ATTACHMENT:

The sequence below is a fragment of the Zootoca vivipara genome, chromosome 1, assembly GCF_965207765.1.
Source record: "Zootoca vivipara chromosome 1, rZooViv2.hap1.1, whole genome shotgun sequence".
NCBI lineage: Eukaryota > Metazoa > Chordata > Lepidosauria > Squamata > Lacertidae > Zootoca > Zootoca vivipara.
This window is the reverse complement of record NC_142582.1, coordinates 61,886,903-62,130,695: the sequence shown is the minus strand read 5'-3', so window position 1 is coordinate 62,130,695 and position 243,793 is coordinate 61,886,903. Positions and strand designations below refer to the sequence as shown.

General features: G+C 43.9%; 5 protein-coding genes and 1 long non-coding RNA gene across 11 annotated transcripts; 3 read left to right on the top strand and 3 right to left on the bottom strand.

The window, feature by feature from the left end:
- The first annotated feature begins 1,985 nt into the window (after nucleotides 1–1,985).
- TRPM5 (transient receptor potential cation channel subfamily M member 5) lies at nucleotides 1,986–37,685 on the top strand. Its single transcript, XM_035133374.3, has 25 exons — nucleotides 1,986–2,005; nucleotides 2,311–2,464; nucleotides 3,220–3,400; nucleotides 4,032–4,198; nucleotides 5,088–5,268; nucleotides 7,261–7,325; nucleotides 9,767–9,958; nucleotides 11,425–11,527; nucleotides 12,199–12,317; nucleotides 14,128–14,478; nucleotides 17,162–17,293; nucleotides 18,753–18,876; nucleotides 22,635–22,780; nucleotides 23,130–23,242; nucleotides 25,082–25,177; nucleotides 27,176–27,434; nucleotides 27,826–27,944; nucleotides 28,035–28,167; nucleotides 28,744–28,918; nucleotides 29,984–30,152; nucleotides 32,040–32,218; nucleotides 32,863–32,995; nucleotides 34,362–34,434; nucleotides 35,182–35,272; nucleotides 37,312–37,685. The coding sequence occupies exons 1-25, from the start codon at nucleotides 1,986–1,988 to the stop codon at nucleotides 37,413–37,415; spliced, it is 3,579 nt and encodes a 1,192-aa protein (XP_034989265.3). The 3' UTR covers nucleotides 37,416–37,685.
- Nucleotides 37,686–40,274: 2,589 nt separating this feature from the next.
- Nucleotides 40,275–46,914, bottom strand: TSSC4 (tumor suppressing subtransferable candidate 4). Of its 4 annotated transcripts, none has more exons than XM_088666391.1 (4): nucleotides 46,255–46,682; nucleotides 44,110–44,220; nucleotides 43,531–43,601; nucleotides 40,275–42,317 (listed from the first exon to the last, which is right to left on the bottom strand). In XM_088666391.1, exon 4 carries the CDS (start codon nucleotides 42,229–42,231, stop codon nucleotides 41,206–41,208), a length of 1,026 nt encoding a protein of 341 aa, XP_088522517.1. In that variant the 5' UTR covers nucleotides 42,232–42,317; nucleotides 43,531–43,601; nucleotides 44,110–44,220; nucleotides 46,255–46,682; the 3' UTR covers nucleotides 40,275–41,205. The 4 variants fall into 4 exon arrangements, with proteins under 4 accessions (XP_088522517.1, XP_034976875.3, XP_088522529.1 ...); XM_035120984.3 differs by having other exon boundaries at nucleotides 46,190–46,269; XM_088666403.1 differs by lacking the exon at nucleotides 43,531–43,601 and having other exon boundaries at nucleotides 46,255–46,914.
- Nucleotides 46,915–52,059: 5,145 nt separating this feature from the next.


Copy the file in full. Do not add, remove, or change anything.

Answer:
The sequence below is a fragment of the Zootoca vivipara genome, chromosome 1, assembly GCF_965207765.1.
Source record: "Zootoca vivipara chromosome 1, rZooViv2.hap1.1, whole genome shotgun sequence".
NCBI lineage: Eukaryota > Metazoa > Chordata > Lepidosauria > Squamata > Lacertidae > Zootoca > Zootoca vivipara.
This window is the reverse complement of record NC_142582.1, coordinates 61,886,903-62,130,695: the sequence shown is the minus strand read 5'-3', so window position 1 is coordinate 62,130,695 and position 243,793 is coordinate 61,886,903. Positions and strand designations below refer to the sequence as shown.

General features: G+C 43.9%; 5 protein-coding genes and 1 long non-coding RNA gene across 11 annotated transcripts; 3 read left to right on the top strand and 3 right to left on the bottom strand.

The window, feature by feature from the left end:
- The first annotated feature begins 1,985 nt into the window (after nucleotides 1–1,985).
- TRPM5 (transient receptor potential cation channel subfamily M member 5) lies at nucleotides 1,986–37,685 on the top strand. Its single transcript, XM_035133374.3, has 25 exons — nucleotides 1,986–2,005; nucleotides 2,311–2,464; nucleotides 3,220–3,400; nucleotides 4,032–4,198; nucleotides 5,088–5,268; nucleotides 7,261–7,325; nucleotides 9,767–9,958; nucleotides 11,425–11,527; nucleotides 12,199–12,317; nucleotides 14,128–14,478; nucleotides 17,162–17,293; nucleotides 18,753–18,876; nucleotides 22,635–22,780; nucleotides 23,130–23,242; nucleotides 25,082–25,177; nucleotides 27,176–27,434; nucleotides 27,826–27,944; nucleotides 28,035–28,167; nucleotides 28,744–28,918; nucleotides 29,984–30,152; nucleotides 32,040–32,218; nucleotides 32,863–32,995; nucleotides 34,362–34,434; nucleotides 35,182–35,272; nucleotides 37,312–37,685. The coding sequence occupies exons 1-25, from the start codon at nucleotides 1,986–1,988 to the stop codon at nucleotides 37,413–37,415; spliced, it is 3,579 nt and encodes a 1,192-aa protein (XP_034989265.3). The 3' UTR covers nucleotides 37,416–37,685.
- Nucleotides 37,686–40,274: 2,589 nt separating this feature from the next.
- Nucleotides 40,275–46,914, bottom strand: TSSC4 (tumor suppressing subtransferable candidate 4). Of its 4 annotated transcripts, none has more exons than XM_088666391.1 (4): nucleotides 46,255–46,682; nucleotides 44,110–44,220; nucleotides 43,531–43,601; nucleotides 40,275–42,317 (listed from the first exon to the last, which is right to left on the bottom strand). In XM_088666391.1, exon 4 carries the CDS (start codon nucleotides 42,229–42,231, stop codon nucleotides 41,206–41,208), a length of 1,026 nt encoding a protein of 341 aa, XP_088522517.1. In that variant the 5' UTR covers nucleotides 42,232–42,317; nucleotides 43,531–43,601; nucleotides 44,110–44,220; nucleotides 46,255–46,682; the 3' UTR covers nucleotides 40,275–41,205. The 4 variants fall into 4 exon arrangements, with proteins under 4 accessions (XP_088522517.1, XP_034976875.3, XP_088522529.1 ...); XM_035120984.3 differs by having other exon boundaries at nucleotides 46,190–46,269; XM_088666403.1 differs by lacking the exon at nucleotides 43,531–43,601 and having other exon boundaries at nucleotides 46,255–46,914.
- Nucleotides 46,915–52,059: 5,145 nt separating this feature from the next.